To Tina Ngxokolo, fashion is not just what you wear: it’s who you are, it’s how you think, it’s what you want to become. Tina expresses her love and reverence for Xhosa culture, with garments that effortlessly blend modern design aesthetics with the richness of her traditional, artisanal legacy. We were lucky enough to catch up with her, at the Maxhosa Africa studios workshop in Village Deep, Jozi.
When asked what inspired her to start a business, Tina credits the passion, endurance, and fierce ingenuity of her mother. “Mom was definitely the biggest influence: our mother woke up every day, created something, and sold it – that’s the structure we always understood.” She taught them how to make unique textiles with her knitting machine, and encouraged Tina to sew ambitious designs, using old blankets and bed sheets. Her mom used to revel in actively nurturing their imaginations, saving what little she had to buy paints and art supplies.
“We used to literally draw on the walls! She saw nothing wrong with that, she’d say, ‘Express yourself!’ and I had big, beautiful murals all over the house – even in the lounge. The neighbors were shocked! She would say, ‘They’re artists. I will not stop my kids from expressing themselves.’ She was just that kind of mom, she was smart and brave.”
When Tina was only 17, her mother passed away suddenly, leaving her and her three younger siblings destitute and grief stricken. When she instinctively followed in her mom’s creative footsteps, in order to survive, Tina realised what her true inheritance had been: “I lost my mom, but I had this skill, this passion, this foundation of culture, of appreciating and acknowledging our heritage – that was the main thing she left us. And it gave me the independence to make things happen for us.”
So, to put her and her siblings through school, Tina used the sewing machine her mom gave her when she was 11, and continued to make garments and alterations for her growing clientele. “Because she left us with this artistry and passion, because we had her drive, we never asked for handouts, but made our creativity literally sustain us. We were never a charity case.” Once her siblings had entered and thrived at University, she had an opportunity to study Fashion Design at the Nelson Mandela Metropolitan University.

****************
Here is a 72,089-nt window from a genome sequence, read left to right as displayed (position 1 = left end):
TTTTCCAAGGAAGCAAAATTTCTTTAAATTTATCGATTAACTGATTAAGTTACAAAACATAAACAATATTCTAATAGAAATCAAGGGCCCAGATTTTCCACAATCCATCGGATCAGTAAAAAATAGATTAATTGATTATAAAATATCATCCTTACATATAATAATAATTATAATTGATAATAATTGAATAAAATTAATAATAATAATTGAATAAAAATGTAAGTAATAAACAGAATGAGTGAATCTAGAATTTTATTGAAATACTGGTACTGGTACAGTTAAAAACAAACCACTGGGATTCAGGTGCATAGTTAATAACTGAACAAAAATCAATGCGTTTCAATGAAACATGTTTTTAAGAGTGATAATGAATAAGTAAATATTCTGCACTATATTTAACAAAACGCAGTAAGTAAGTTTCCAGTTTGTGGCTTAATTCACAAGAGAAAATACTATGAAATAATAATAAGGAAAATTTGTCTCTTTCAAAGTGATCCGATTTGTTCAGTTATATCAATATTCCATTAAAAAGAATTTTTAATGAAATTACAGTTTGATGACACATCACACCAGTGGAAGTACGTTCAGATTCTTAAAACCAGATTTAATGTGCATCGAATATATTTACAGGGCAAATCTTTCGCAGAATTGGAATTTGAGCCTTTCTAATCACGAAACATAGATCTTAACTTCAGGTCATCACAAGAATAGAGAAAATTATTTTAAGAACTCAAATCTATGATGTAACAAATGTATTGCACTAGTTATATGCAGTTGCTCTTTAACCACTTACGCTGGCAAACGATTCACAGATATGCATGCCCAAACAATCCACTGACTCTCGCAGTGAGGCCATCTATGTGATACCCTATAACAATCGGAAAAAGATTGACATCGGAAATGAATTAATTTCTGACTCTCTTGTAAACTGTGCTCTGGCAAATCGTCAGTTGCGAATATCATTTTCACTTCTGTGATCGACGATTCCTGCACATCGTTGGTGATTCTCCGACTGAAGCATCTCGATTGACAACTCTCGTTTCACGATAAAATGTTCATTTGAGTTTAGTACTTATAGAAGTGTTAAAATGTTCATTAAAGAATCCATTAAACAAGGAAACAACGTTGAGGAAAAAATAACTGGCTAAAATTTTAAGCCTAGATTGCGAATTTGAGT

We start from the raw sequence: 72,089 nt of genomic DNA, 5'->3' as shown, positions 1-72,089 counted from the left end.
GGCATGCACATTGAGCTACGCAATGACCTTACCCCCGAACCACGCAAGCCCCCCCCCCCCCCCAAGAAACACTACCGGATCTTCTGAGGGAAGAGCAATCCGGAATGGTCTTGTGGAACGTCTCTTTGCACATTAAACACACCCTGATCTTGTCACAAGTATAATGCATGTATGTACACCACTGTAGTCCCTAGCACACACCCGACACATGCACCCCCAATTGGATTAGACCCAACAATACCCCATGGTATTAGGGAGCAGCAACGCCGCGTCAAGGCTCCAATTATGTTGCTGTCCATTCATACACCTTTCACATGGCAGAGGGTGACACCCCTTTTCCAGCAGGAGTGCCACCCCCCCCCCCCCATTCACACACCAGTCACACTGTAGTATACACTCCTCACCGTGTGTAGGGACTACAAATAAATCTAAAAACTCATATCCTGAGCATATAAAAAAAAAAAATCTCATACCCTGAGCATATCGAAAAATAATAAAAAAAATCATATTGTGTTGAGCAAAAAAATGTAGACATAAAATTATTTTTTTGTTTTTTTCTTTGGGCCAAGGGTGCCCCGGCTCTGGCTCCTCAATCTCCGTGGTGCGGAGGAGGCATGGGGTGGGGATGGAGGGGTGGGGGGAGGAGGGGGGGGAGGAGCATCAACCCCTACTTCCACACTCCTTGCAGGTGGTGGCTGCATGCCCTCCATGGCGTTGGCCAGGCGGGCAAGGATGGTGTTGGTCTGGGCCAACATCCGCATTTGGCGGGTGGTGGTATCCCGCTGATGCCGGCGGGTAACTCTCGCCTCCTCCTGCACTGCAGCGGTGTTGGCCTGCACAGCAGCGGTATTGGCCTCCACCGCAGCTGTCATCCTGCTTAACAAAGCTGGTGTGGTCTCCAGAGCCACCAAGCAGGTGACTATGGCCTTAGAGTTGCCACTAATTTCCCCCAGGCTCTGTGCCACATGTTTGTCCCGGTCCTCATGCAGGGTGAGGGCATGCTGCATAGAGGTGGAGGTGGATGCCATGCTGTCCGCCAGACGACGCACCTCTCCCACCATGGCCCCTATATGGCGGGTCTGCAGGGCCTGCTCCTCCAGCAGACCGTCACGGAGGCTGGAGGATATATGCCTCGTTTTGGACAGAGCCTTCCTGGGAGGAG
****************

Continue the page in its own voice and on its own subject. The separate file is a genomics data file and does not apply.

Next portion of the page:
Having run her own business since childhood, Tina struggles to pinpoint when exactly her brand was born. Currently, she is working with her brother, Laduma, as the Atelier Creative Director and Production Manager for Maxhosa Africa, a global design studio and heritage, luxury brand – while continuing to explore her vast creative prowess, under her own name. “Culture is the most important thing to me, which is why it is so easy for me to collaborate with my brother, and still express my vision for my own brand.”
Her clothing evokes the traditional dress and dynamism of the Xhosa aesthetic, in a modern translation that speaks to all women. The vibrant showroom is a kaleidoscope of wearable art: from mind-bendingly intricate beadwork, to voluminous haute couture gowns, to her upbeat range of electric, geometric knitwear. “I have always been passionate about the execution, because no one is going to wear a sketch. It has to come to life, it has to feel flattering, and add something to that woman’s values, regardless of her background.”
Now, Tina is a mother of 2, and is crafting her own legacy for them: distilling the same independence of spirit and respect for tradition her mother gave her, and enriching it with lessons from her own journey. “My son is 12, and when I launched my line he said, ‘Mom, I’m so proud of you! You did this on your own, for yourself!’. He is so amazing, and he’s looking up to me – he wants me to be so successful, so strong, so woke, so dope. I take him very seriously,” she laughs.
The labour-intensive nature of the fashion industry means long hours away from her children – a reality for all mompreneurs, and the most challenging aspect of her hard-won success. She says, “It comes with heavy emotional tolls – with this type of detailed, handmade collection, you have to put in the hours, there is no other way. So I really miss my kids – being a mom is actually a third full-time job!”
When asked what she would do differently if she could go back in time, she chuckles “I think most women struggle with this: I would really believe in myself, without having an ego, but believe I am the best, I can do this, I have more talent than I can even imagine. It’s going to start there – what you really believe in – and what you believe in, sets the vision alight.”